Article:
"That's the thing. They're so good when they get a lead like that, they don't have to bring pressure to get home. They've got a bunch of D-linemen that can all get after the pass. So, it's tough. They're tough when they get a lead like that."Looking back at those first two drives, what was the cause of frustration? Where did it end up and why did it go dry right at the end, those first two drives?
"The first two? I thought we had good balance. We were moving it and mixing it up, just didn't capitalize down there. Got in some third-down situations where we couldn't connect. Had the one tipped ball. Forget what the second one was, but moved it, changed field position, get down there to kick a field goal and to only come away with three points, that's tough."You started the game with more passing than usual, a lot of shotgun formations. What was it about the Giants defense that made you guys think that was an effective way to attack them?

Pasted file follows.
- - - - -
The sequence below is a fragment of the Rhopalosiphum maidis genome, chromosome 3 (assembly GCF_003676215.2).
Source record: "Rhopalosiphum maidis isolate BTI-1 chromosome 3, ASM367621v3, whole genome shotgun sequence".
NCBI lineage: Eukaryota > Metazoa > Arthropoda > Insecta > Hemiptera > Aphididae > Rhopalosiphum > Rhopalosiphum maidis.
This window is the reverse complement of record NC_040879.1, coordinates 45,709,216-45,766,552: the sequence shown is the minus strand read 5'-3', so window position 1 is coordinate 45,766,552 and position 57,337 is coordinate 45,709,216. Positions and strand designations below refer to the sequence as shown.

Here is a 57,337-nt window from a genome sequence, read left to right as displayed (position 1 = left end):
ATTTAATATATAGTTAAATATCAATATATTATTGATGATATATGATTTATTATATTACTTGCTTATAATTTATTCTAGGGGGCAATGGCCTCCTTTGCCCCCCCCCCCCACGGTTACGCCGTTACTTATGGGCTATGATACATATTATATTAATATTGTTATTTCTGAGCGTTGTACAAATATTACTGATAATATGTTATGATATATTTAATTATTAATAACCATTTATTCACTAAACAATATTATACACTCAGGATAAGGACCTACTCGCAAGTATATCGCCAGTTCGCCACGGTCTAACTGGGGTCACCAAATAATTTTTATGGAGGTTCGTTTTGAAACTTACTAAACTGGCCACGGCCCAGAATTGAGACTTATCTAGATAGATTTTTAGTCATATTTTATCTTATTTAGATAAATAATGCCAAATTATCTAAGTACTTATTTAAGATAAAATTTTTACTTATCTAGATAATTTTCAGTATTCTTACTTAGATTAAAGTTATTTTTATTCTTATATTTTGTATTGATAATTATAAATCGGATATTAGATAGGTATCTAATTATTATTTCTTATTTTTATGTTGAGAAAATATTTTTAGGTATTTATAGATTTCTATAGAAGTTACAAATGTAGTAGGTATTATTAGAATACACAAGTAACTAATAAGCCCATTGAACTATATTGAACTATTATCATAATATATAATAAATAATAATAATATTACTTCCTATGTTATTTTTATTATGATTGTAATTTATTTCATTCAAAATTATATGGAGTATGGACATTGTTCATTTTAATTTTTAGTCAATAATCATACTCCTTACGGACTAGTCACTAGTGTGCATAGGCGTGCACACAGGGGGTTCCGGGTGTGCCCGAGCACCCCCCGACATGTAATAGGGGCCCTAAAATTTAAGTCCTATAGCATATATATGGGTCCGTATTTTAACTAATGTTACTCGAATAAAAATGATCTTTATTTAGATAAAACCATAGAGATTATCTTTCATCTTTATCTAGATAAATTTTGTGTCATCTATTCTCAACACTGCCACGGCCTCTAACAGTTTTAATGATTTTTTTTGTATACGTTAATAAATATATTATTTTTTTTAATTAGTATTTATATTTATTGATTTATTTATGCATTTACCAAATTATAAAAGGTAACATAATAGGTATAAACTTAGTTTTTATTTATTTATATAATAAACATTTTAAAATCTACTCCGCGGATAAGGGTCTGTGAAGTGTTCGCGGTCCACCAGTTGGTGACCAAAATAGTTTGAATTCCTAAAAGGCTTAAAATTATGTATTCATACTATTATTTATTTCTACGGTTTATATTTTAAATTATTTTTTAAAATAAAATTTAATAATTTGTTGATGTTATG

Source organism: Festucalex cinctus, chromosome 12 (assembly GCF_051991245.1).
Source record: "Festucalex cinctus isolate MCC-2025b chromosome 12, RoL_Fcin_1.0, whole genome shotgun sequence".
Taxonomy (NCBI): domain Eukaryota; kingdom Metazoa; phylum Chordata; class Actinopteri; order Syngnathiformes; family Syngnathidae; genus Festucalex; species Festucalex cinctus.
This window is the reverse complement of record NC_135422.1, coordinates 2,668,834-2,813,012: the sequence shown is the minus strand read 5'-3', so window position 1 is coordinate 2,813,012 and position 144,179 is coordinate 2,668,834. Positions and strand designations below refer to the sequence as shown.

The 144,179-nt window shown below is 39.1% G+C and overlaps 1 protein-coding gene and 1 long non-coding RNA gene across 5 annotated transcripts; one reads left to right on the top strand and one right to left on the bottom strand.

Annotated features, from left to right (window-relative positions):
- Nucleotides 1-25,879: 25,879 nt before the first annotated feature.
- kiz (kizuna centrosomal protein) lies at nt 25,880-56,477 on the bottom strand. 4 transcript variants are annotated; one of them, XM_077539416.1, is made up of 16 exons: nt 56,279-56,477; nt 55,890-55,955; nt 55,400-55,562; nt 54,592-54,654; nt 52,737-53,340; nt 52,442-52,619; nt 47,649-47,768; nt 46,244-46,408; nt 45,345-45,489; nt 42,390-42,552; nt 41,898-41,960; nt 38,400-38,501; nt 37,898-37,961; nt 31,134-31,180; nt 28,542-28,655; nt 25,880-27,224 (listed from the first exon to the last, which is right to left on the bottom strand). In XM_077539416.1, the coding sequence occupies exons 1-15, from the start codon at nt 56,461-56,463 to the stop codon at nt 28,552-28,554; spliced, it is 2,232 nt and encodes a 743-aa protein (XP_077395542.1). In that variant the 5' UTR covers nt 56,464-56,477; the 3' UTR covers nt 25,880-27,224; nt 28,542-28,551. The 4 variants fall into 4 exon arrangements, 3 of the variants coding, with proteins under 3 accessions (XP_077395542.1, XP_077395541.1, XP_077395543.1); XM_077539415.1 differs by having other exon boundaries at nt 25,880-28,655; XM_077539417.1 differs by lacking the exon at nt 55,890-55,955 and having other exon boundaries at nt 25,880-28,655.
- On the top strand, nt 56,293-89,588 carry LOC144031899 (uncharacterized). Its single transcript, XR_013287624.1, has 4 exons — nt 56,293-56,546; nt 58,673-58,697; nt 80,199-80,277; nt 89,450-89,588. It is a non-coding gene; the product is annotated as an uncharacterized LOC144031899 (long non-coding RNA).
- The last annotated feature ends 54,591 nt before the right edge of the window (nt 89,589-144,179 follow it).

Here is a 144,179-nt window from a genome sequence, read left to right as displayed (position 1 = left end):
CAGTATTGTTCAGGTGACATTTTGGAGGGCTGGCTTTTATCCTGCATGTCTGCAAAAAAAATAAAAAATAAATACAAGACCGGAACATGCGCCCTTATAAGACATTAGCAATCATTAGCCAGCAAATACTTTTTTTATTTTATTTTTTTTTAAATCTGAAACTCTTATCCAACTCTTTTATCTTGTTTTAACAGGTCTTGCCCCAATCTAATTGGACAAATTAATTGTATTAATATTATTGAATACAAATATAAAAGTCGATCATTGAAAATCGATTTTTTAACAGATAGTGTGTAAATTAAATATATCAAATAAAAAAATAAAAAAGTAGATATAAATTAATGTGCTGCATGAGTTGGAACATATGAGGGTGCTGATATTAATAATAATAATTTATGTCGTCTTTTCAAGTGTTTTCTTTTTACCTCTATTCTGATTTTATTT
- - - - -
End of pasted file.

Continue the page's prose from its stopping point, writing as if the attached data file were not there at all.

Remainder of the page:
"Different reasons. One, we're very conscious, they're a good D-line. I think they knock down more passes than any D-line in the NFL. They're all tall. They're all long. They all get their hands up. So a little bit get back there and get away from it a little bit. One, I think we had good balance out of that formation. The week before we had been running it well, even out of the shotgun. So, wanted to continue that and had good balance early. Like I said, just got away from it, got down multiple scores and got one dimensional and then started forcing things and then it really got bad."In your wins, you guys have looked pretty awesome. In your losses, there's been some wild fluctuations. Can you point to a reason for that inconsistency?